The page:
And so this now equals m1 plus m2 times the new v1 prime.
Well, m1 plus m2 is 1 + 2, is 3 kilograms and so you see that v1 prime equals minus one-third meters per second.
So the whole system now goes off with one-third meters per second in this direction.
The kinetic energy before has not changed-- those 21½ joules, right?
That is independent of how I collide them with each other.
What now is the kinetic energy afterwards?
This is a great tragedy, because now you get one-half the sum of the masses, which is three times this small number squared.
Goes with V squared, right?
And now there is only 0.17 joules left.
Almost all kinet... kinetic energy has been destroyed.
So what you see here in front of your eyes-- that kinetic energy can be destroyed, but momentum cannot be destroyed in the absence of external forces.
Kinetic energy and momentum is a totally different thing.
The momentum of the individual particles gets changed, but the net momentum did not change but the kinetic energy was destroyed.
I can destroy the kinetic energy completely if I want that.
I can arrange a collision so that all kinetic energy has been removed.
Suppose this particle has a mass five and the velocity is one.
This is my shorthand notation.
And this particle has a mass one but it has a velocity five.
The momentum of this system is zero-- plus five in this direction, minus five in this direction.
But you bet your life there is kinetic energy.
After they collision... they hit each other, we agreed that they would stick, there was glue on it.
Momentum afterwards must therefore still be zero.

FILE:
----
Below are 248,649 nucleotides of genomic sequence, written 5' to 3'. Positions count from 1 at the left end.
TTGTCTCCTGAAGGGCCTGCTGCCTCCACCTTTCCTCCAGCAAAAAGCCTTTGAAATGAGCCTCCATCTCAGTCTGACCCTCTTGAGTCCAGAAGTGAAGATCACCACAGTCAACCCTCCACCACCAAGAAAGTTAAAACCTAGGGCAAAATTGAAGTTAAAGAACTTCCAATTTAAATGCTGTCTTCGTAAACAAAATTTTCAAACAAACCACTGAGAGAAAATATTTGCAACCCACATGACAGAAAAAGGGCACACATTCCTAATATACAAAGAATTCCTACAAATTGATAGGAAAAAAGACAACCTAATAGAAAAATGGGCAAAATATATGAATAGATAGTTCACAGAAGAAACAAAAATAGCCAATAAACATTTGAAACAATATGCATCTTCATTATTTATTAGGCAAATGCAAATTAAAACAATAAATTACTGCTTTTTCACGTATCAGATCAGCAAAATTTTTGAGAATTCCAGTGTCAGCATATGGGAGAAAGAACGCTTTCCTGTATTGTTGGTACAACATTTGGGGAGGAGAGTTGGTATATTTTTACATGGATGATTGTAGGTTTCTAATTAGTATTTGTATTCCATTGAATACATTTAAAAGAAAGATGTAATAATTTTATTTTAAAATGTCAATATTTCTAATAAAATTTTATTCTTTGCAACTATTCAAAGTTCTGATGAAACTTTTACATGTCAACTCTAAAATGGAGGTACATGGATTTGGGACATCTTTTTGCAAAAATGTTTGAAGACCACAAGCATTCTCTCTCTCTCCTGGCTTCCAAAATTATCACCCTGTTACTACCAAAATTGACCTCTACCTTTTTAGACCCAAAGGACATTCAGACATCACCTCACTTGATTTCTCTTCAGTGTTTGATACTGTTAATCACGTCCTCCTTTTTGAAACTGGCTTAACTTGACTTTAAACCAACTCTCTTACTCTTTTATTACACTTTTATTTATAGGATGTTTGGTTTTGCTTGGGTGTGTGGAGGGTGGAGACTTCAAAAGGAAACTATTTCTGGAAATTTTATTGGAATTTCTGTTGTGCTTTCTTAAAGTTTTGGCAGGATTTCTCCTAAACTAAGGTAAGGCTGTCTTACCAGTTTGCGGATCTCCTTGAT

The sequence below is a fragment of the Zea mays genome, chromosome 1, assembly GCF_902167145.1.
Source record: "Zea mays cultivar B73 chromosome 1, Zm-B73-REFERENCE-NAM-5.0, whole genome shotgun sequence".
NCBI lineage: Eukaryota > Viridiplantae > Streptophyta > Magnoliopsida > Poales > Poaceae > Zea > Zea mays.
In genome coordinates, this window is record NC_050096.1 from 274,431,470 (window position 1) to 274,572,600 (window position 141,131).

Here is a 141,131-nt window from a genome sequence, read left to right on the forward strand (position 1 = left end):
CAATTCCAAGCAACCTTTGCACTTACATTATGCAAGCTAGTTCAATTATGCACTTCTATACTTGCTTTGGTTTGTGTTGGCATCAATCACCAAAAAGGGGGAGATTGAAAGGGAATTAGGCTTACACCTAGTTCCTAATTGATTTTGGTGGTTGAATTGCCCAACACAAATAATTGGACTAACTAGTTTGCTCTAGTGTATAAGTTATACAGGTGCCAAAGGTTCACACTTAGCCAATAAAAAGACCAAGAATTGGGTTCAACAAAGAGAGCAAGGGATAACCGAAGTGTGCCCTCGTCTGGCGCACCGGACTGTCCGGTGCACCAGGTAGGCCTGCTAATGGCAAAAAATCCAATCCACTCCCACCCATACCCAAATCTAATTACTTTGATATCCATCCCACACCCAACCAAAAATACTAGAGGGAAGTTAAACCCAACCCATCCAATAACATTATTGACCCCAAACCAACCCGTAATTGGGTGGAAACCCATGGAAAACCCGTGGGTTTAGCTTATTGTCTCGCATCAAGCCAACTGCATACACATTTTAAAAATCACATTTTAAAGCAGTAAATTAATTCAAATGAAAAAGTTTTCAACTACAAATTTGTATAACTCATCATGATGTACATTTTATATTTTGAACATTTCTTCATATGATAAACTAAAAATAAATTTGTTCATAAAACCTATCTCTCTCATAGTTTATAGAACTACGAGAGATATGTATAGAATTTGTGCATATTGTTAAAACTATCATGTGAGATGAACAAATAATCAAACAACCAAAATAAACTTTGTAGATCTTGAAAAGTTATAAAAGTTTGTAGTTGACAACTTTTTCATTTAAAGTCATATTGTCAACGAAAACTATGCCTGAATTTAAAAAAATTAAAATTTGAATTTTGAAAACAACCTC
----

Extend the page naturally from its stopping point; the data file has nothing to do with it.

Internal forces don't matter no matter what happens.
Kinetic energy is zero.
So the whole system collides-- (bing )-- And afterwards you have here the sum of the total masses and it just stands still, because I told you that they are going to stick together.
I used glue.
If you have a car collision, and two cars hit each other, and I compare the situation just before the collision with just after the collision-- here are the two cars and one has a speed in this direction, the other has a speed in this direction, and they hit each other.
And they stick together, it's a given.
You go (whooshes )-- one big clump.
So this is before.
And I can give them some velocities.
This is the speed of one, v1, and this is the speed of the other, v2.
Afterwards you see something like this: v prime.
Just a wreck!
The impact time is so short that the change in momentum due to friction with the road-- that would be an external force, friction with the road.
But that can be ignored, is negligibly small.
The cars hit.
There is a huge internal force going on.
One slams on the other and the other slams on one.
There is even fireworks-- metal scrapes over metal.
Friction, but that's internal friction, not friction with the road.
So momentum is approximately conserved if we can ignore the friction from the road during the impact because the impact time is so short.
So let here be car with mass m1 and here is the other car with mass m2.
And we'll make it a two-dimensional problem, because we have seen only one-dimensional problems now.
Let's make it a two-dimensional problem.
So this is the direction for this car, and let's say this is the direction in which the other car is going, velocity v2.
And tragedy has it that this is the place where they're going to collide.
In what direction and what will be the speed after the collision?